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All too often people die in Texas without a will. While a will can most certainly aid in the administration of an estate, reduce the chances of a will/estate contest, and provide clarification as to what shall be done with that person’s property and money, Wills also serve another important purpose that many people are unaware: a will eliminates the need for the estate to have to hire an additional attorney for probate.

In Texas, when an estate is administered without a will (intestate administration), an attorney ad litem (a neutral attorney) is appointed by the judge to determine who the rightful heirs are of the person who died. This requirement cannot be waived.

“but I am the only child of the deceased”

I often hear, “but I am the only child of my parent who died” or “I am the only heir.” Unfortunately, the Texas Estates Code does not provide for such considerations. Whenever a person dies without a will or the will has not been updated and children have been born after the will has been drafted and signed, an heirship determination MUST be done. And whenever an heirship determination must be done, an attorney ad litem must be appointed. This fee that must be borne by the estate in addition to the attorney hired to represent the estate and other fees, is known as the “No Will Tax” among probate attorneys.

Sec. 202.009 of the Texas Estate Code reads,

ATTORNEY AD LITEM. (a) The court shall appoint an attorney ad litem in a proceeding to declare heirship to represent the interests of heirs whose names or locations are unknown.

The court does not have any way of knowing who are the rightful heirs of the person that died so they rely on attorney ad litems. The attorney ad litem contacts various people that are not related to the deceased and asks them questions about the family history. Such questions relate to how many children the person had, if they adopted any children, if they ever took any children into their home to live with them, and their marital history. Then the applicant (executor or administrator) must furnish two witnesses who are unrelated to the deceased (“disinterested witnesses”) to appear in court and provide testimony as to the heirs of the deceased.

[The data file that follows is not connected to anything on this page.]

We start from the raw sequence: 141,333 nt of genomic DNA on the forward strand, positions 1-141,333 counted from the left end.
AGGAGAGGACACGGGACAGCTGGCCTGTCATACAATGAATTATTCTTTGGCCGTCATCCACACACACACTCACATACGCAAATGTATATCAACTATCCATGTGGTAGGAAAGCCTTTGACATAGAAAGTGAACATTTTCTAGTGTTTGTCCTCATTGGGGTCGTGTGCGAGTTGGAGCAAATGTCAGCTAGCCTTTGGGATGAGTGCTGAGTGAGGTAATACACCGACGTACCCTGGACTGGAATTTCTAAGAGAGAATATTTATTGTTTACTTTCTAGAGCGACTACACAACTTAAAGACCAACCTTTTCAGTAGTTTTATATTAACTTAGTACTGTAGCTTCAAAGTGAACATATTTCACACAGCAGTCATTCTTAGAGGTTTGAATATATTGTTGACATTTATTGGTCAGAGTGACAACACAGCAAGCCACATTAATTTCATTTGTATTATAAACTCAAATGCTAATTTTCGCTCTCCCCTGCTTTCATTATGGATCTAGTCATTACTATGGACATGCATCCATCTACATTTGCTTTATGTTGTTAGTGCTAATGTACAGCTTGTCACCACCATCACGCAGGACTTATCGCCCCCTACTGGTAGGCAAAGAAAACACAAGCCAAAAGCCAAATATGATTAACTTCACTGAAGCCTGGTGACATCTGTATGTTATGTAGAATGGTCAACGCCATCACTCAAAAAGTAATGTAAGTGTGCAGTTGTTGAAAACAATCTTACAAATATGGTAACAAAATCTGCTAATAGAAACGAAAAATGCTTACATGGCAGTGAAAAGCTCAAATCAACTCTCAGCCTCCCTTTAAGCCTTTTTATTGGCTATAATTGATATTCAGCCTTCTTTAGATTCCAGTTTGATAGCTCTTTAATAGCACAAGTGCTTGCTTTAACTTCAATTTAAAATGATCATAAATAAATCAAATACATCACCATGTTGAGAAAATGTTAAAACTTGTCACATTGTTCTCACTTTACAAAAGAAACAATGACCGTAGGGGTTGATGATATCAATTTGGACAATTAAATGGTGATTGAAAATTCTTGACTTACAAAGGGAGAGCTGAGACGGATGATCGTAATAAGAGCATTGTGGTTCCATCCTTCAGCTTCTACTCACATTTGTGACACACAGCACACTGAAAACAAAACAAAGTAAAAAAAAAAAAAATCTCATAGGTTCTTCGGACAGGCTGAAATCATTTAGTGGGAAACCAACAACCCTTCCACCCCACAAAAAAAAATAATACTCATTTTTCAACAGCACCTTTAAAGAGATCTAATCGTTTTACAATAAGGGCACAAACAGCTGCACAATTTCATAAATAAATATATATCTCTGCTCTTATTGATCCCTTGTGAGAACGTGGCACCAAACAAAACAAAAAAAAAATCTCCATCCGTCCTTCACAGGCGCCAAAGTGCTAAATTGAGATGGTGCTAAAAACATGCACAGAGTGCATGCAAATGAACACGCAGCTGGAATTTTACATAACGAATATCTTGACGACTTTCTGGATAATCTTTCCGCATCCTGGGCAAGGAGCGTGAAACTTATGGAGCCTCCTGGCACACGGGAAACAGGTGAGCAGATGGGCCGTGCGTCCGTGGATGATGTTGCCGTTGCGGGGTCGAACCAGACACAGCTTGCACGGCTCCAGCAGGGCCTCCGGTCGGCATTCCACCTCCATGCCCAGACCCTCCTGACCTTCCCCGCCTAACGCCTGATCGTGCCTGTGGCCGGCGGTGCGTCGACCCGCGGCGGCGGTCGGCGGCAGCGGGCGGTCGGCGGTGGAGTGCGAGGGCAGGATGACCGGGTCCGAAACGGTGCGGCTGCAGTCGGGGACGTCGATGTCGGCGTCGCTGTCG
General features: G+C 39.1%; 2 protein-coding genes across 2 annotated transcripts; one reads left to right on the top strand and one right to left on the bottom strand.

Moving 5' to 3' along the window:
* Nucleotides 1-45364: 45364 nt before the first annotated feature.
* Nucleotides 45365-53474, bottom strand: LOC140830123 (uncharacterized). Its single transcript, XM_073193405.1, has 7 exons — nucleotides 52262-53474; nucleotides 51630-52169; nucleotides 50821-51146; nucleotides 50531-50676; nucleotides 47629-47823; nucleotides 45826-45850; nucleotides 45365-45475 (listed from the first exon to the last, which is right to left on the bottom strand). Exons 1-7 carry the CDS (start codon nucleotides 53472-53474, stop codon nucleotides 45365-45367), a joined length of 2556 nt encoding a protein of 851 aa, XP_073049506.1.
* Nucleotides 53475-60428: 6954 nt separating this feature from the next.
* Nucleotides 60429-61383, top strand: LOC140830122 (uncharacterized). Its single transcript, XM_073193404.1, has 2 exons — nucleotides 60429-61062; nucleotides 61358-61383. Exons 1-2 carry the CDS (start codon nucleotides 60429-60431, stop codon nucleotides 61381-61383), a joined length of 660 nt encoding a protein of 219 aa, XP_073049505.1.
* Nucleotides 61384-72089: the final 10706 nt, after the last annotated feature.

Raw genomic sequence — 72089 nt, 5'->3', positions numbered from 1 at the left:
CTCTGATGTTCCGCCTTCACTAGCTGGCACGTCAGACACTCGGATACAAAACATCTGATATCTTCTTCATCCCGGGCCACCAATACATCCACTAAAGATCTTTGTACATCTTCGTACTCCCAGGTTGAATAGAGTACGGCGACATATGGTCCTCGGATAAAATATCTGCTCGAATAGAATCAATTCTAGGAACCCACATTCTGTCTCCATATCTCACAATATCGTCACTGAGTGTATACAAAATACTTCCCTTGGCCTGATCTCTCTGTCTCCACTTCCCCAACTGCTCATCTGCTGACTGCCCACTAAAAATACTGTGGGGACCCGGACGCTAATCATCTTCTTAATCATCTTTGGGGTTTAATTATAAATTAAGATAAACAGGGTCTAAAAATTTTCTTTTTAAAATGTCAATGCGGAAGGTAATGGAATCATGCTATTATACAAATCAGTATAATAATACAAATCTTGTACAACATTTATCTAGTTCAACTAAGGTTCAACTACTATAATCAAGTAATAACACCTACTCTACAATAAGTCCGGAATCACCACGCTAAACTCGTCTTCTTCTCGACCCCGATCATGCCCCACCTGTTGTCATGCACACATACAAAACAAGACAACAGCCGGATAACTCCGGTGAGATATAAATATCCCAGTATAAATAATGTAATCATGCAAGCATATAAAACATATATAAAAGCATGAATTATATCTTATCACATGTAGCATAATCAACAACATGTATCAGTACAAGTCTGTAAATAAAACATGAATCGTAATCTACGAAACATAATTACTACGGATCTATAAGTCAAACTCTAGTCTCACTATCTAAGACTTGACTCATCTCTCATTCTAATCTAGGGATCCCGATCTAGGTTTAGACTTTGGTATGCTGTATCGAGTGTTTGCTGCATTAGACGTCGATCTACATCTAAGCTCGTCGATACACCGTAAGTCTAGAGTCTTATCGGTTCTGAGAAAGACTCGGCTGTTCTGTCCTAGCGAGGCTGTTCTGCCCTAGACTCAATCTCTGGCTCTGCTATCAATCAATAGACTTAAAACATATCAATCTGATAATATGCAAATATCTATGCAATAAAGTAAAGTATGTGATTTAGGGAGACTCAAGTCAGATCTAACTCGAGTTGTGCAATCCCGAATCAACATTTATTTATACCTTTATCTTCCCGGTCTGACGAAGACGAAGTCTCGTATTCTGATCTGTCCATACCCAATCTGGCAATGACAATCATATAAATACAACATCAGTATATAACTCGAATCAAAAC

This whole process can be expensive and time consuming. No one wants to inconvenience a friend of the family to come to court and testify as to the familial history. And no one wants to pay for a second attorney in an estate administration.

How do you avoid the No Will Tax?

So, how do you avoid the “No Will Tax” and the appointment of an attorney ad litem? Get a will drafted and executed by an experienced estate planning attorney. And keep that will updated — if after you have a will done you have children, a marriage dissolve, a listed executor dies, a beneficiary in the will dies, or some other change occurs that relates to the will, then you should get your will updated by a licensed attorney.

Do I have to pay for an entire new will when I only need a small update?

No. Fortunately, the Texas Estates Code provides for Will Codicils. Will Codicils are short updates to the will that are placed on the front of the will instead of having to redo the entire document. Will Codicils are much cheaper and less time consuming than having to redo the entire will.

Stop putting getting a will off

No one wants to get a will. It is easy to put off. And it is difficult to think about your death. But, it is important to think about the potential hardship you may be imposing on others if you die without a will.

If you do not have a will or need to update your will, contact the Oxner Legha Law Firm in Cypress, which serves the greater Houston and Harris County region. We can meet in person or over the phone. We care about your future and shall do everything we can to make the process easy for you.

Call the Oxner Legha Law Firm at 346-327-9500 to schedule a consultation about creating a will.

Jason Oxner

Author Jason Oxner

Jason is licensed in the State of Texas and is a member of the State Bar’s Health Law Section, Real Estate and Probate Section, and Business Law Section. More about Jason Oxner.

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